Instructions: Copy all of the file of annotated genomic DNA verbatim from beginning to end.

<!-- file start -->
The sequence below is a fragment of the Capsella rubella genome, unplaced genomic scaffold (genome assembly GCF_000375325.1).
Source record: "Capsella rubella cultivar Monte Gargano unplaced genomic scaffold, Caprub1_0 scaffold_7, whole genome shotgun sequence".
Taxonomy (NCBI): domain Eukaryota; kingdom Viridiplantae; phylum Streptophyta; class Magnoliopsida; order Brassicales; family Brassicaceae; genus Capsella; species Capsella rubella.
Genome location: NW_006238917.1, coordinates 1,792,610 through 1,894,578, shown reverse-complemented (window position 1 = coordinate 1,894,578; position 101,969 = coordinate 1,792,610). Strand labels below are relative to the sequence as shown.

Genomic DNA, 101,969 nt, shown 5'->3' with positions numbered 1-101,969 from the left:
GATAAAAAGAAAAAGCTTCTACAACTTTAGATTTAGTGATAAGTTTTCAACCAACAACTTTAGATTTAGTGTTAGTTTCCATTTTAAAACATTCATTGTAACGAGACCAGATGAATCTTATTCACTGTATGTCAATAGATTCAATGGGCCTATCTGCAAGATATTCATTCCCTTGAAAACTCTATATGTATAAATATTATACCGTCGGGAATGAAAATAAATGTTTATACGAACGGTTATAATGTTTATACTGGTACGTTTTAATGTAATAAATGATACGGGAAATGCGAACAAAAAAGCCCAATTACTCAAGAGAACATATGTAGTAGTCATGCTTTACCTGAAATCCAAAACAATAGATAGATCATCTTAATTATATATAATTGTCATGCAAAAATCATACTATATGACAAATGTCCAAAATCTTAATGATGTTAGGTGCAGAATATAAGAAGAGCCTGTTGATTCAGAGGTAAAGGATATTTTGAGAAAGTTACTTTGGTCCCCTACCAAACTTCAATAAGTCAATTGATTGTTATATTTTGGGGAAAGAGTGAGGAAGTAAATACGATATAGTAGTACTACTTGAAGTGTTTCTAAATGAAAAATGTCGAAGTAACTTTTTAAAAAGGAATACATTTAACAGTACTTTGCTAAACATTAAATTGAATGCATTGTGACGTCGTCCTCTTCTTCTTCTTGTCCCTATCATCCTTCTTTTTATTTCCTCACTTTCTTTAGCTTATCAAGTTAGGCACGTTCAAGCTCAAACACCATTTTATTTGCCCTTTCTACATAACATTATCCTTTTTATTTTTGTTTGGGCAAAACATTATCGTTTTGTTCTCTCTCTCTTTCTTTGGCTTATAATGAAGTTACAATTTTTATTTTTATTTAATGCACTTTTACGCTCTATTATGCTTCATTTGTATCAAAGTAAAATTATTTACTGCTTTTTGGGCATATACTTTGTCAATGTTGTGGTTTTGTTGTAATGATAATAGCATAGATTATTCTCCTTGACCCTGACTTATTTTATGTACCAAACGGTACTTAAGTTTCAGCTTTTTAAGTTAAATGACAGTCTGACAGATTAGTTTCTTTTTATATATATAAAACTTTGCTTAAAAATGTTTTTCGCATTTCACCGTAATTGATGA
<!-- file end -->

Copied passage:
The sequence below is a fragment of the Capsella rubella genome, unplaced genomic scaffold (genome assembly GCF_000375325.1).
Source record: "Capsella rubella cultivar Monte Gargano unplaced genomic scaffold, Caprub1_0 scaffold_7, whole genome shotgun sequence".
Taxonomy (NCBI): domain Eukaryota; kingdom Viridiplantae; phylum Streptophyta; class Magnoliopsida; order Brassicales; family Brassicaceae; genus Capsella; species Capsella rubella.
Genome location: NW_006238917.1, coordinates 1,792,610 through 1,894,578, shown reverse-complemented (window position 1 = coordinate 1,894,578; position 101,969 = coordinate 1,792,610). Strand labels below are relative to the sequence as shown.

Genomic DNA, 101,969 nt, shown 5'->3' with positions numbered 1-101,969 from the left:
GATAAAAAGAAAAAGCTTCTACAACTTTAGATTTAGTGATAAGTTTTCAACCAACAACTTTAGATTTAGTGTTAGTTTCCATTTTAAAACATTCATTGTAACGAGACCAGATGAATCTTATTCACTGTATGTCAATAGATTCAATGGGCCTATCTGCAAGATATTCATTCCCTTGAAAACTCTATATGTATAAATATTATACCGTCGGGAATGAAAATAAATGTTTATACGAACGGTTATAATGTTTATACTGGTACGTTTTAATGTAATAAATGATACGGGAAATGCGAACAAAAAAGCCCAATTACTCAAGAGAACATATGTAGTAGTCATGCTTTACCTGAAATCCAAAACAATAGATAGATCATCTTAATTATATATAATTGTCATGCAAAAATCATACTATATGACAAATGTCCAAAATCTTAATGATGTTAGGTGCAGAATATAAGAAGAGCCTGTTGATTCAGAGGTAAAGGATATTTTGAGAAAGTTACTTTGGTCCCCTACCAAACTTCAATAAGTCAATTGATTGTTATATTTTGGGGAAAGAGTGAGGAAGTAAATACGATATAGTAGTACTACTTGAAGTGTTTCTAAATGAAAAATGTCGAAGTAACTTTTTAAAAAGGAATACATTTAACAGTACTTTGCTAAACATTAAATTGAATGCATTGTGACGTCGTCCTCTTCTTCTTCTTGTCCCTATCATCCTTCTTTTTATTTCCTCACTTTCTTTAGCTTATCAAGTTAGGCACGTTCAAGCTCAAACACCATTTTATTTGCCCTTTCTACATAACATTATCCTTTTTATTTTTGTTTGGGCAAAACATTATCGTTTTGTTCTCTCTCTCTTTCTTTGGCTTATAATGAAGTTACAATTTTTATTTTTATTTAATGCACTTTTACGCTCTATTATGCTTCATTTGTATCAAAGTAAAATTATTTACTGCTTTTTGGGCATATACTTTGTCAATGTTGTGGTTTTGTTGTAATGATAATAGCATAGATTATTCTCCTTGACCCTGACTTATTTTATGTACCAAACGGTACTTAAGTTTCAGCTTTTTAAGTTAAATGACAGTCTGACAGATTAGTTTCTTTTTATATATATAAAACTTTGCTTAAAAATGTTTTTCGCATTTCACCGTAATTGATGA